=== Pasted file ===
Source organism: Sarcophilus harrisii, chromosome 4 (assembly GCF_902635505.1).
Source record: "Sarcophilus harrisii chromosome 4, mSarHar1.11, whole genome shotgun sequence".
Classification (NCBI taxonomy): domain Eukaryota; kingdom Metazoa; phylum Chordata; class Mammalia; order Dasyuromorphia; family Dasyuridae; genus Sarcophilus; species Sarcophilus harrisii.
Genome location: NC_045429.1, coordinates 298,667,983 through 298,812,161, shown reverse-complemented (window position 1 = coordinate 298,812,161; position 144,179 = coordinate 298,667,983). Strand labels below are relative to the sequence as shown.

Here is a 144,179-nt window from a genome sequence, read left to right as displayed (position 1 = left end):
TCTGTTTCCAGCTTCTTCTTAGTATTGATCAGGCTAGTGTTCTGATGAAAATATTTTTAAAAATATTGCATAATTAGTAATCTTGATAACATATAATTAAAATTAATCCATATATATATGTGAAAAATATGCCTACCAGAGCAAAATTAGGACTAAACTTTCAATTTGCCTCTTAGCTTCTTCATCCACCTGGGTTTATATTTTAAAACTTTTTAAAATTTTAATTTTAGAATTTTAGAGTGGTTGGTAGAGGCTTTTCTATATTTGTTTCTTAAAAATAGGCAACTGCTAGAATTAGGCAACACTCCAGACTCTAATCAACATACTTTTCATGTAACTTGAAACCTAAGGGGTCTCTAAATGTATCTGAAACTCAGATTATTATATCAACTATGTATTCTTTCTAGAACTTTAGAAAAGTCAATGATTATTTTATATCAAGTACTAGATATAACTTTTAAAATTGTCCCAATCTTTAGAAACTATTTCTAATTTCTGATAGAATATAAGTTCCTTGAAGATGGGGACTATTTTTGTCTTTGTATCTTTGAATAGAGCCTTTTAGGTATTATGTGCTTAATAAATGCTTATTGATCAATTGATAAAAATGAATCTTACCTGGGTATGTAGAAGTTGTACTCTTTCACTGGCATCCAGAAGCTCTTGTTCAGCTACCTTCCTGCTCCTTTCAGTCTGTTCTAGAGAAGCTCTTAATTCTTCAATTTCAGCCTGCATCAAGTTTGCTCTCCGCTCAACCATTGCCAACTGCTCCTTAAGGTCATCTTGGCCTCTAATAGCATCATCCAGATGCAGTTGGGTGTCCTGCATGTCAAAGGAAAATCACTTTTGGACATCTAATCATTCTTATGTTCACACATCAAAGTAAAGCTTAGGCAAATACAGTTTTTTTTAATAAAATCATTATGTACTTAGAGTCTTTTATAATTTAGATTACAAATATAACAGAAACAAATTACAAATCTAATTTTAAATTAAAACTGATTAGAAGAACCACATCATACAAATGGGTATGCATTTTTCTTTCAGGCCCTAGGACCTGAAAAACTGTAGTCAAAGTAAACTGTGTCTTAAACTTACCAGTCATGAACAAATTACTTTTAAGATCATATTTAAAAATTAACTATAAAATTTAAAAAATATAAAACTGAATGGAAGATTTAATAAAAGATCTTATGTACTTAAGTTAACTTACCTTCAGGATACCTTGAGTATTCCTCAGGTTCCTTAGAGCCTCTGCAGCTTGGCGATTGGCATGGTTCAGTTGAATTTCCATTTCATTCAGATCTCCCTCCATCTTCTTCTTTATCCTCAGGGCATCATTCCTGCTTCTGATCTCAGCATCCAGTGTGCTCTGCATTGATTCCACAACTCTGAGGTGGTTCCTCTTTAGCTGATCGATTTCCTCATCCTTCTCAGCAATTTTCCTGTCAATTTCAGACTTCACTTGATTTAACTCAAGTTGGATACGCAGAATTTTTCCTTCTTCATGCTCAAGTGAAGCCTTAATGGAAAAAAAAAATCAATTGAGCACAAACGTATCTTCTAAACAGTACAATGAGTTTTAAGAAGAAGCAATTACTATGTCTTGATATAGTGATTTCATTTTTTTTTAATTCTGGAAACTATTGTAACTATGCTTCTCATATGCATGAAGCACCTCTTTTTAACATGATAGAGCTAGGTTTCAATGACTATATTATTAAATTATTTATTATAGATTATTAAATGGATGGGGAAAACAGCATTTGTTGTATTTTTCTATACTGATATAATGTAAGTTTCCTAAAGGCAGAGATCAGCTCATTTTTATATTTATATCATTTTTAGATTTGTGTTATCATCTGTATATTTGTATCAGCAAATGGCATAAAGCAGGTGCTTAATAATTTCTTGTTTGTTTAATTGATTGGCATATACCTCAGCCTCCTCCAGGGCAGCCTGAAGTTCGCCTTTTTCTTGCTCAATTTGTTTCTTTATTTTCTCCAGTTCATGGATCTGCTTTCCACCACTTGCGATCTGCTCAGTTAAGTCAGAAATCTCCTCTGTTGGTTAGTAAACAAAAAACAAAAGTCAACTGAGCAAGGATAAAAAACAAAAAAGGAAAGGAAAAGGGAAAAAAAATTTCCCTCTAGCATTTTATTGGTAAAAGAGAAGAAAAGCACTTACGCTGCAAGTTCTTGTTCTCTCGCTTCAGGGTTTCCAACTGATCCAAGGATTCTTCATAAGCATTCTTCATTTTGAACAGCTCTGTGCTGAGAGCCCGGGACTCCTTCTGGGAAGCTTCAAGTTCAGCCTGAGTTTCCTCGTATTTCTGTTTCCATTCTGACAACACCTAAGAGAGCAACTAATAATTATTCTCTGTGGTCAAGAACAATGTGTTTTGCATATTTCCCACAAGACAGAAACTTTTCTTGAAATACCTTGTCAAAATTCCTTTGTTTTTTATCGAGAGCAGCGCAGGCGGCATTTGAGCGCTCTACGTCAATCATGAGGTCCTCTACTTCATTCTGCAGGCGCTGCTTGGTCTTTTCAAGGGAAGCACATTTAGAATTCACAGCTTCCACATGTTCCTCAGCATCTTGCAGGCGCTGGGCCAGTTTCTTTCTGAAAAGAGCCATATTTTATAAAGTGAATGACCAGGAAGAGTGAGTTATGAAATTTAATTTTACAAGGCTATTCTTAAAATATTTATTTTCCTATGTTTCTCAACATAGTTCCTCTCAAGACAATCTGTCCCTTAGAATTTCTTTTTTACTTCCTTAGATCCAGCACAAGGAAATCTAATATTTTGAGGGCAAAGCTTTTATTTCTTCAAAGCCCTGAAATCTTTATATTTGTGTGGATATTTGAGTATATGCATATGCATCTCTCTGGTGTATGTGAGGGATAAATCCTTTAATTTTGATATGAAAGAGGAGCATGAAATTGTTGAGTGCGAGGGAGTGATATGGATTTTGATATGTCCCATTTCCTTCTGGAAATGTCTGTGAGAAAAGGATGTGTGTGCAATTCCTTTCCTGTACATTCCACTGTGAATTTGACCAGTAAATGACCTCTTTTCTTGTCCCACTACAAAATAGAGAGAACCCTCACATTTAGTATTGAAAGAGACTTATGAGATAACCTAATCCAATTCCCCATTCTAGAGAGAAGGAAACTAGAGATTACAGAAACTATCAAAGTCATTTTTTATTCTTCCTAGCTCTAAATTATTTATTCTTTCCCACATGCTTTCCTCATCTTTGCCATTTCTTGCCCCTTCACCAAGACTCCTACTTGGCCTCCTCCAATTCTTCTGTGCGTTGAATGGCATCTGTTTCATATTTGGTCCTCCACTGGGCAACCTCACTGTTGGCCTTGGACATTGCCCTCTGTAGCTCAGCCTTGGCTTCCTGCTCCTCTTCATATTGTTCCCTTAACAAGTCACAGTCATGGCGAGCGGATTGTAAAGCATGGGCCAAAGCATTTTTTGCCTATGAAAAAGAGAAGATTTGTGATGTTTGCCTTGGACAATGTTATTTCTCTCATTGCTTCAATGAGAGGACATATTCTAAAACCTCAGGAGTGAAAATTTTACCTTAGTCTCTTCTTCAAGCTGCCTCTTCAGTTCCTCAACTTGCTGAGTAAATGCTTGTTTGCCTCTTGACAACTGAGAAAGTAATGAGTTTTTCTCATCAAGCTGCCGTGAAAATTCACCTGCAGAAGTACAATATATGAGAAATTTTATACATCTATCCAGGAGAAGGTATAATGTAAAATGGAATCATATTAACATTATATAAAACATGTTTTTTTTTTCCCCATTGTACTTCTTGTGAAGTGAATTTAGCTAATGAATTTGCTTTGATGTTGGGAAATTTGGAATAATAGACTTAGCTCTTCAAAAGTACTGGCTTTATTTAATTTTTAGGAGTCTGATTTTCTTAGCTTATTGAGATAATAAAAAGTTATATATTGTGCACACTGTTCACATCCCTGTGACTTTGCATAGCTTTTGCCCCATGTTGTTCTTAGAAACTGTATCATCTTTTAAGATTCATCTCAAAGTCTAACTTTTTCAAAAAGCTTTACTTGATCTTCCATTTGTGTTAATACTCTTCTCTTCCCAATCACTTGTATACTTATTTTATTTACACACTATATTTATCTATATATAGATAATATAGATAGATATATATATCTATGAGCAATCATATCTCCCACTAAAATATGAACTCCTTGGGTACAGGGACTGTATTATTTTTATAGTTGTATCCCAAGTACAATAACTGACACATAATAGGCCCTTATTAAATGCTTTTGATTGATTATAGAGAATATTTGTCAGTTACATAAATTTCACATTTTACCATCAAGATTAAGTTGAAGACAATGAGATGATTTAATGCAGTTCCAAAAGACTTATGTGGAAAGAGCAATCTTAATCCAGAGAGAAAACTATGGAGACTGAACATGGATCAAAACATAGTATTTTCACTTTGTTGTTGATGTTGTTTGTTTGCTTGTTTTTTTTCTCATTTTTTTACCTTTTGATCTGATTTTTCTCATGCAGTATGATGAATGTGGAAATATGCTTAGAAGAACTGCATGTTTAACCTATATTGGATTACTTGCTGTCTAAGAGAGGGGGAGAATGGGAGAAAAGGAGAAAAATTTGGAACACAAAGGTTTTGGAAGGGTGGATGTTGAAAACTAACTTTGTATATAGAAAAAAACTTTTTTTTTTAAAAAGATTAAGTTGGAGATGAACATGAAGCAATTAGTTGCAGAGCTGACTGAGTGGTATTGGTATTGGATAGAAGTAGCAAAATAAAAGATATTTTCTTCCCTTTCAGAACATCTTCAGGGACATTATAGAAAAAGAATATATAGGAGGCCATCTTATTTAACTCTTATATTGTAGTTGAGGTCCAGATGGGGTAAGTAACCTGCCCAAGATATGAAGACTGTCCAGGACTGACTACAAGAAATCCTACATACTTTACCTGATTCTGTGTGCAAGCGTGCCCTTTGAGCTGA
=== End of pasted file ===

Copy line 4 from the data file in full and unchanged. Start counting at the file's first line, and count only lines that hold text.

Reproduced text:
Genome location: NC_045429.1, coordinates 298,667,983 through 298,812,161, shown reverse-complemented (window position 1 = coordinate 298,812,161; position 144,179 = coordinate 298,667,983). Strand labels below are relative to the sequence as shown.